From Veterans Retreat to Seasonal Staff

Add to favorites

After attending A Retreat for Male Veterans in May 2019, Johnathon Lang was so inspired by the environment at Omega that he joined the seasonal staff, bringing a balance of structure and playfulness with him.   

Omega: How did you find Omega?

Lang: I came to the veteran’s retreat in May 2019. I am an Iraq War Veteran and have had my challenges in coming back from war, from Iraq and Baghdad. Not just coming back for myself, but also bringing something valuable back from that experience that can help other people to move forward in their life and to help create a world where there is less conflict in the first place.

Omega: When you were a kid, what did you want to be when you grew up?

Lang: I wanted to be a Toys “R” Us kid. I wanted to stay playful. I was always a more expressive member of my class, for better or worse. I wasn’t the one who enjoyed just sitting in the chair. If I was answering a question I would often answer not only verbally, but with body language, getting up and acting it out.

Apart from that, I wanted to be a soldier. It sounds diametrically opposite—you want to play and enjoy life, but you want to be a soldier? One life is just enjoying living in the now (a little Eckhart Tolle), and the other is super structured. I really liked the discipline in the military; there was something I respected about it.

In the military, I could have a career where my performance would be measured on moving my body, having camaraderie with a very tight-knit team, working together with them to achieve goals and traveling the world. That was my dream, too. It was both.

Omega: What's something a friend or community member could learn from you?

Lang: You could come to me to explore human movement: playful, practical, expressive movement. I teach three inter-related systems that are part of an integrated approach to evolutionary human movement. One is called Animal Flow. One is called Natural Movement, shortened to MovNat. Those are both grounded within an overarching system called Movement Origins (MovOr), which uses tools from the two systems and incorporates them into a container of self-exploration and connection through play.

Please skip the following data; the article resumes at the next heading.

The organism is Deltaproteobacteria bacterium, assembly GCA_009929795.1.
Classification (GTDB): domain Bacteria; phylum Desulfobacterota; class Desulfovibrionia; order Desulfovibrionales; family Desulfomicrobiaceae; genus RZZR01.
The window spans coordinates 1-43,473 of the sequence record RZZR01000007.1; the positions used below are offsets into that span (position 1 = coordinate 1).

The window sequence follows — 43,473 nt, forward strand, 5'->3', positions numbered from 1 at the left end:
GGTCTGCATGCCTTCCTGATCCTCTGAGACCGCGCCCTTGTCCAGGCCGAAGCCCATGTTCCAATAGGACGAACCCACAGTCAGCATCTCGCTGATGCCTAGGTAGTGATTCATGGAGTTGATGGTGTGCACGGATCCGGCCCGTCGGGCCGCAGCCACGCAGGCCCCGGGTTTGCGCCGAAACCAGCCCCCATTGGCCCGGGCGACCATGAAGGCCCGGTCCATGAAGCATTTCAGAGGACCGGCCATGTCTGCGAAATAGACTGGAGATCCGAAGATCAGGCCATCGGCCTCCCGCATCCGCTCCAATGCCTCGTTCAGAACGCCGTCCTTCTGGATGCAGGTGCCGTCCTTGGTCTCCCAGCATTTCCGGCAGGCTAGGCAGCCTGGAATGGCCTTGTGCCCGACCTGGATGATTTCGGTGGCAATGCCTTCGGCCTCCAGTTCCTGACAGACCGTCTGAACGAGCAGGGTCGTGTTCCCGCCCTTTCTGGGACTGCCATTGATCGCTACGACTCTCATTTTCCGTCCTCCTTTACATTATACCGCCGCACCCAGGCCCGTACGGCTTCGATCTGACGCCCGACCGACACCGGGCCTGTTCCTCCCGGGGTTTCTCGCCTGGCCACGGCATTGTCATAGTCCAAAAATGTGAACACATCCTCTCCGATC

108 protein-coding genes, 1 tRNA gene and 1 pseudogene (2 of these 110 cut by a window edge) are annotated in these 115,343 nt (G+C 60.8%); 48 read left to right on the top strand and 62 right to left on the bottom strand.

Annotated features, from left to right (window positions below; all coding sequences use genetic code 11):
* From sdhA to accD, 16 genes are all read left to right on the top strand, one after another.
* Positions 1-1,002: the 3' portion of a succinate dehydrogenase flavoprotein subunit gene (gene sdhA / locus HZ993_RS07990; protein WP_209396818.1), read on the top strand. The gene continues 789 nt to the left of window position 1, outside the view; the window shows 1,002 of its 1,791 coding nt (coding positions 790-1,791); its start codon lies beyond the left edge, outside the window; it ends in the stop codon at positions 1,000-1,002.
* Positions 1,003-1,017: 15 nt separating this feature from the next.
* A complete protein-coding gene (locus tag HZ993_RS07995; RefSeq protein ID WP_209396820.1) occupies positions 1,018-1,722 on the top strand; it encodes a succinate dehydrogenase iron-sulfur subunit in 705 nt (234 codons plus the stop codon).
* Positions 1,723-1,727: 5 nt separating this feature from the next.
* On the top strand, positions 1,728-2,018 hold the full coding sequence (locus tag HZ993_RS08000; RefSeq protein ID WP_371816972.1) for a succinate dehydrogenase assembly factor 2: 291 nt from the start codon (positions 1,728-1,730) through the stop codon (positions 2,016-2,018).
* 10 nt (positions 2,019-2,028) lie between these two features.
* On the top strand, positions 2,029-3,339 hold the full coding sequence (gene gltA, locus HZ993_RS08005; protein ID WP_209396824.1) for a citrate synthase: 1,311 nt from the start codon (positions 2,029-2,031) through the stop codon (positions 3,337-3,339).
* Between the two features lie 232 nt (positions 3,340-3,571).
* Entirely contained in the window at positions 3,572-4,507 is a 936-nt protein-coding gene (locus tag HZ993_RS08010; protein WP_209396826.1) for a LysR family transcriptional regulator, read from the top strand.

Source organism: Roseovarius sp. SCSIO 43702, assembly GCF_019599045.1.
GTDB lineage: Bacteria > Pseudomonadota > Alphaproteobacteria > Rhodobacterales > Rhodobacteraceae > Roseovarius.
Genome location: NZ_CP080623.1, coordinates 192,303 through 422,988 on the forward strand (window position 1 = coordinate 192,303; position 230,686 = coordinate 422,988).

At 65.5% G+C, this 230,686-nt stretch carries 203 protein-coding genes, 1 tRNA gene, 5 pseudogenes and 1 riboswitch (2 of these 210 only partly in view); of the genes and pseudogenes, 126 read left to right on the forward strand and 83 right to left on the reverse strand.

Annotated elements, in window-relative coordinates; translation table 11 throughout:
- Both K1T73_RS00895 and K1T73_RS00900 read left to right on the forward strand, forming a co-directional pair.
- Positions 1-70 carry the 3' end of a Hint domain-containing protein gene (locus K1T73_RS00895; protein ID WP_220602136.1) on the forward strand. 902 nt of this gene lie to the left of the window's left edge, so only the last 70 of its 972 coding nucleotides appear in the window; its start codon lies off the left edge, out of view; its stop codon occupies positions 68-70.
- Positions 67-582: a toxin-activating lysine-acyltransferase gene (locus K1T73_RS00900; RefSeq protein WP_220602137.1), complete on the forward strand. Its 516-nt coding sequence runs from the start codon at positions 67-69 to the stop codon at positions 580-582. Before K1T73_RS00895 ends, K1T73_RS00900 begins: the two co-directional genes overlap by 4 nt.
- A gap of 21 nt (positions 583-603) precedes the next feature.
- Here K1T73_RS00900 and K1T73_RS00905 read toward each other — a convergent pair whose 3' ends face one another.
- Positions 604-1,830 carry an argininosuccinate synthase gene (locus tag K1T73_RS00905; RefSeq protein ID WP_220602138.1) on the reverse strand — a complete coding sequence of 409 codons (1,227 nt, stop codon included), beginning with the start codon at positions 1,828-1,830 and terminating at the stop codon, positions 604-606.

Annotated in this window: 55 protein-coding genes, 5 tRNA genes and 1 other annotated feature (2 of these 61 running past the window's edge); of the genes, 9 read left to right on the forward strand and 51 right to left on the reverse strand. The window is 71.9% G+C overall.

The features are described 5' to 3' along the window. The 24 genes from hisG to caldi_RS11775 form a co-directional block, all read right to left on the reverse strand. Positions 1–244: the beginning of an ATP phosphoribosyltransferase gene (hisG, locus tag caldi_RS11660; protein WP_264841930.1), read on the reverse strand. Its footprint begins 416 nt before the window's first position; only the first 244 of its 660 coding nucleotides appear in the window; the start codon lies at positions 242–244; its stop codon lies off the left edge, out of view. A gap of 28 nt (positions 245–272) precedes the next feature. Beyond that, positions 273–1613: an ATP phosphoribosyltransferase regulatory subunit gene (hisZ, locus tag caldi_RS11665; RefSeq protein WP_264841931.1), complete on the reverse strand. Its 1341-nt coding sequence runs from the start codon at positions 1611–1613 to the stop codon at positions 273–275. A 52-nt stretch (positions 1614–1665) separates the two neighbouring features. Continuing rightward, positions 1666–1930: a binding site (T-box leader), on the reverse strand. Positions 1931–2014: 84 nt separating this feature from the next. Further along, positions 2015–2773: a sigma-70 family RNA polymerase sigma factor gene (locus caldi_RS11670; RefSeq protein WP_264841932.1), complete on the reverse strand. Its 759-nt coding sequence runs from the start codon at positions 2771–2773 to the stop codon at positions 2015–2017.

Omega: What is your philosophy toward your personal practice?

Lang: In my personal practice, it is about connecting with who I am, with other people, with nature. In my practice of teaching and facilitation, it is about helping the practitioners to connect to themselves, to connect with each other and to connect with nature, and to help them cultivate skills to do that beyond the container that I’ve set and apply those skills in daily life. I want others to know their bodies more, enjoy their movement more, to feel less intimidation when they see nature and want to participate in it—feel it. The aim in my own movement practice, and in the work I do with others, is helping us reconnect to our birthright of natural movement.

Omega: How has Omega helped you in your career and/or personal development?

Lang: The container here is very open, multi-disciplinary, and nested within a beautiful forest landscape. I practice MovNat every day. I do the movement dance classes with other people here. That, for me, is movement research. I have been doing impromptu Animal Flow classes with people here and exploring movement with other like-minded people. I love playing with games, AcroYoga, solving movement riddles, going out into the woods: vaulting, jumping, climbing.

Omega: What is a professional skill you are currently working on?

Lang: I’m looking at how to bring more of my practice to the combat veteran community, to share what I’ve learned and give back. There is a physical component to what I do, and there is very much an emotional/mental component to it too. I believe that there is a lot of unlocked potential in veterans because of the experiences they’ve had of transcending racial, cultural, and ethnic boundaries. There’s something very deep that I believe is lost in modern culture that is at least partially reclaimed in that experience of war. There are many extreme and violent circumstances that cause that insight. I believe that veterans can share the positive sides of that insight with America as a society to help us heal or integrate a lot of these cultural clashes that we see when people can’t understand each other and just demonize one another.

Omega: How would your closest friend describe you?

Lang: Structured, but flowing.

Omega: That reminds me of your first answer.

Lang: Yeah, mediating between order and chaos. Sometimes going a little farther over to one side, but always aiming to walk that balance, or harmony, between yin and yang. Between known and unknown, back and forth.

Omega: What would we most likely find you doing on a day off?

Lang: Moving! You'd catch me exploring consciousness, maybe in movement, maybe in stillness, maybe in a meaningful conversation. Movement is important to me, but I also value meditation and contemplative practices.